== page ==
Interview: Guest Lecturer Holly Black

BlackHolly Black will be a guest lecturer at this summer’s Odyssey Workshop. She is the author of bestselling contemporary fantasy books for kids and teens. Some of her titles include The Spiderwick Chronicles (with Tony DiTerlizzi), The Modern Faerie Tale series, the Curse Workers series, Doll Bones, The Coldest Girl in Coldtown, the Magisterium series (with Cassandra Clare), The Darkest Part of the Forest, The Cruel Prince, and The Wicked King. She has been a finalist for an Eisner Award and the recipient of the Andre Norton Award, the Mythopoeic Award, and a Newbery Honor. She currently lives in New England with her husband and son in a house with a secret door.

As a guest lecturer at this summer’s Odyssey Workshop, you’ll be lecturing, workshopping, and meeting individually with students. What do you think is the most important advice you can give to developing writers?

To write books for their reader selves, rather than the books they think they’re supposed to write. You are your best audience.

You’re known for writing for a young adult and middle grade audience. What drew you to write for younger readers? What are some of the challenges unique to writing for a younger audience?

I sort of stumbled into writing for teenagers and younger readers, but it has been absolutely great. Young readers care about stories and are enthusiastic, open, and encouraging. I think the biggest challenge for adults writing for younger readers is putting aside their own preconceptions of what children’s books are and what they sound like.

You’ve co-edited three anthologies. What did working on those anthologies teach you about your own writing or editing process?

I really enjoyed getting to work with writers—both those I knew and those I didn’t—on their stories. Giving feedback and critique is something I really love doing, so the whole process was a lot of fun. I think what I learned that was most interesting and useful to me was how different each writer’s approach was to the same task and how different their processes were.

Wicked-King-Small-220x330You’ve written about faeries many times, including in your most recent release, The Wicked King. What draws you to write about them time and again?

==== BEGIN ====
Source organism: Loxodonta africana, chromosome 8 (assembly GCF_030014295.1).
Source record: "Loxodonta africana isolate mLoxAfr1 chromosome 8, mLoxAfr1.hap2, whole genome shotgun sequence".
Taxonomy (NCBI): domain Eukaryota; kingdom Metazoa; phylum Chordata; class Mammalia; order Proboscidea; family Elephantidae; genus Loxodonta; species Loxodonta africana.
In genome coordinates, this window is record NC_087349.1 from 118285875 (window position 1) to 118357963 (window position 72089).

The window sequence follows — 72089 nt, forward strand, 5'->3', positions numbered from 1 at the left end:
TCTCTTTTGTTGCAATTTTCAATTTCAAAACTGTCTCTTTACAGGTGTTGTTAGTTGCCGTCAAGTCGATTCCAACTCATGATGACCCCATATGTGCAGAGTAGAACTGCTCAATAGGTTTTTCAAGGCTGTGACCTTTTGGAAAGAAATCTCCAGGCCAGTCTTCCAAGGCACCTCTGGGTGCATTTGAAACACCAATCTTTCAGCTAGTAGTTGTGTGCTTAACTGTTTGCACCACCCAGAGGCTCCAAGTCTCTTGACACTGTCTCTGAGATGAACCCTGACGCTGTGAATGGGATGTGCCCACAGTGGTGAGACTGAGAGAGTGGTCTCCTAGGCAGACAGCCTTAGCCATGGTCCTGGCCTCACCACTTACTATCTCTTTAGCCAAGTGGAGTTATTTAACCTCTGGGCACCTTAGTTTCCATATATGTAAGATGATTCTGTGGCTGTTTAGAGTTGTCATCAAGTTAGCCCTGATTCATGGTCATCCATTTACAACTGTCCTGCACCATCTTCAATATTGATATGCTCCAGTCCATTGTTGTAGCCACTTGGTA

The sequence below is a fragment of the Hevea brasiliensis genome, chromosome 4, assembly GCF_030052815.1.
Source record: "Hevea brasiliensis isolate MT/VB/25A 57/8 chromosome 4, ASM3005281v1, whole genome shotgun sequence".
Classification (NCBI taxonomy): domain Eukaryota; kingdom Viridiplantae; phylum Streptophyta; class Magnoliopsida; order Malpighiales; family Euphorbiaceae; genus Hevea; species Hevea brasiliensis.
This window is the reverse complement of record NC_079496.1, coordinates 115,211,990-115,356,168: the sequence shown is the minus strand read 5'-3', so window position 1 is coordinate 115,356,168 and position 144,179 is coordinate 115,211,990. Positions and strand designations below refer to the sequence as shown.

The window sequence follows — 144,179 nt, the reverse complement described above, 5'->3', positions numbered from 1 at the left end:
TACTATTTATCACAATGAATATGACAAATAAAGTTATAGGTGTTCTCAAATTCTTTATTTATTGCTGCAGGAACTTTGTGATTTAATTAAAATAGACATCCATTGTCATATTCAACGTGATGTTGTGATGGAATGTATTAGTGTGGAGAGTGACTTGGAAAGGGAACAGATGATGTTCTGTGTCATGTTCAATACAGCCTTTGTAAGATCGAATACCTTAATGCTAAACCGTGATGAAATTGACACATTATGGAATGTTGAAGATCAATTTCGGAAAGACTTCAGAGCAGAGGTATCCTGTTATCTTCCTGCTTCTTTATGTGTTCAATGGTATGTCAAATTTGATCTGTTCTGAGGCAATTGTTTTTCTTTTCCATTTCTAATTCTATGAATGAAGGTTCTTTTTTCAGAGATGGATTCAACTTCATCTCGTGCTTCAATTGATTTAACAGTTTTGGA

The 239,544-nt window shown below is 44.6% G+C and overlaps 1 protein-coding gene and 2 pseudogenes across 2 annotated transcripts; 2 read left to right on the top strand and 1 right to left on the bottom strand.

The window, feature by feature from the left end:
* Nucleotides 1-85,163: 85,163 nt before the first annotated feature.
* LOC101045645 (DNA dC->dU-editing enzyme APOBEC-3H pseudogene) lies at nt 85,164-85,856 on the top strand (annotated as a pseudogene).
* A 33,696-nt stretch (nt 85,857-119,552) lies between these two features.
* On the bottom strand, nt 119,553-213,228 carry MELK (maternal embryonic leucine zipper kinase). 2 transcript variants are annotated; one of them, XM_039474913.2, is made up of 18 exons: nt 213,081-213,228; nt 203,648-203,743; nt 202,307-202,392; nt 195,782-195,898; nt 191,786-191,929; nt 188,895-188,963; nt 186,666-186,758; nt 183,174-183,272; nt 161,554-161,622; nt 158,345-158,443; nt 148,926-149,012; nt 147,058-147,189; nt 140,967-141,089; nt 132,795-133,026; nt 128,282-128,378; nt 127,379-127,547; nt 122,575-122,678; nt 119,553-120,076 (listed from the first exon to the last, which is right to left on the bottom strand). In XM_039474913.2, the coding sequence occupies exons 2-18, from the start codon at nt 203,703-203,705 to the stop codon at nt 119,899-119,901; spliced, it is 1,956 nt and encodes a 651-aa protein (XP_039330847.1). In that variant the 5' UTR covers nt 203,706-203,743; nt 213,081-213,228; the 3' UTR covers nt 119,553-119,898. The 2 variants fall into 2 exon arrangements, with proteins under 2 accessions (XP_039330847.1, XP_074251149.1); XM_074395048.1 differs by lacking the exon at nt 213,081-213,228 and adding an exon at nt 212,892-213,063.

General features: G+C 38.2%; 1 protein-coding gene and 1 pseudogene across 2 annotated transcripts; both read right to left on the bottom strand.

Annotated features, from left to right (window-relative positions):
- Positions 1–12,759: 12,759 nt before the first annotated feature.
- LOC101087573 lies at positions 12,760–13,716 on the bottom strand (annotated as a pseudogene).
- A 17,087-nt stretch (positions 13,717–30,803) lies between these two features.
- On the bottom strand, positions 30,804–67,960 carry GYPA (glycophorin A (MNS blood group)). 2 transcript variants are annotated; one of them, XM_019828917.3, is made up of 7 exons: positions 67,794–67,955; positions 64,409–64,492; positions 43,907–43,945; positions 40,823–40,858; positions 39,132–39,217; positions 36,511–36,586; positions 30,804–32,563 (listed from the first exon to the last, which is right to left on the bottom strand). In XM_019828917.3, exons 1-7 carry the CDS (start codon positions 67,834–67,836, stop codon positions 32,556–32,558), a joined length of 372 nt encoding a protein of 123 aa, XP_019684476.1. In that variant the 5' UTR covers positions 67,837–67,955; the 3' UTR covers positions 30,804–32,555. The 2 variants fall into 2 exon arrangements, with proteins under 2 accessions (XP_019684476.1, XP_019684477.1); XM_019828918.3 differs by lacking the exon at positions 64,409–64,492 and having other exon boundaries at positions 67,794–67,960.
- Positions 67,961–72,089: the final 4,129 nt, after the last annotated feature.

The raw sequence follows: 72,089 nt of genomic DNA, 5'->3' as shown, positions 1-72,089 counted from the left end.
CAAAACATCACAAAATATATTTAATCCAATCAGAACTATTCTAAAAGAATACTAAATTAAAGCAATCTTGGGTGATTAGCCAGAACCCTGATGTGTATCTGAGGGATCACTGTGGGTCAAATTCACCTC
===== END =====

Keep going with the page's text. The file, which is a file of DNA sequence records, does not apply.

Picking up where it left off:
The thing I come back to again and again when I think of my love of faeries is the symbology of faerie fruit—something so delicious that all other foods are like ashes in your mouth. And that’s what Faerie often is, to me. A place of ruinous beauty, where, once you go there, nothing else may ever satisfy you again.

How many stages does your work go through before you send it off to a publisher? How much of your time is spent writing the first draft, and how much time is spent in revision? What sort of revisions do you do?

I have a terrible habit of not working in complete draft revisions, but rather changing things piecemeal, rewriting chapters and even just scenes when something feels wrong until I can figure out how to get it right. For that reason, it’s hard to entirely know how many full revisions exist before I turn in the “first draft” of the book. I would say there are three basic stages, though: drafting, revising, then revising again post-feedback.

Usually I think of the early revisions as falling first into the category of “what actually happens in this book?” and then into the category of “characters fight back against the plot I made without consulting them.” Later revisions usually fall into the categories of making the story feel more true, making the language more lush and precise, adding more emotional punch to the scenes, twisting the twists harder, fleshing out, rethinking absolutely everything, and general engoodening.

What’s the biggest weakness in your writing these days, and how do you cope with it?

It’s hard to choose just one! But one thing that I’ve been focusing on lately is trying to draft faster. I often get bogged down in getting everything perfect the first time through—an impossible task. Better to go fast and make the inevitable mistakes faster, at least.

What’s next on the writing-related horizon? Are you starting any new projects?

I am currently finishing up the last book in the Folk of the Air series, called The Queen of Nothing. I am starting several other projects, but nothing I can talk about yet.


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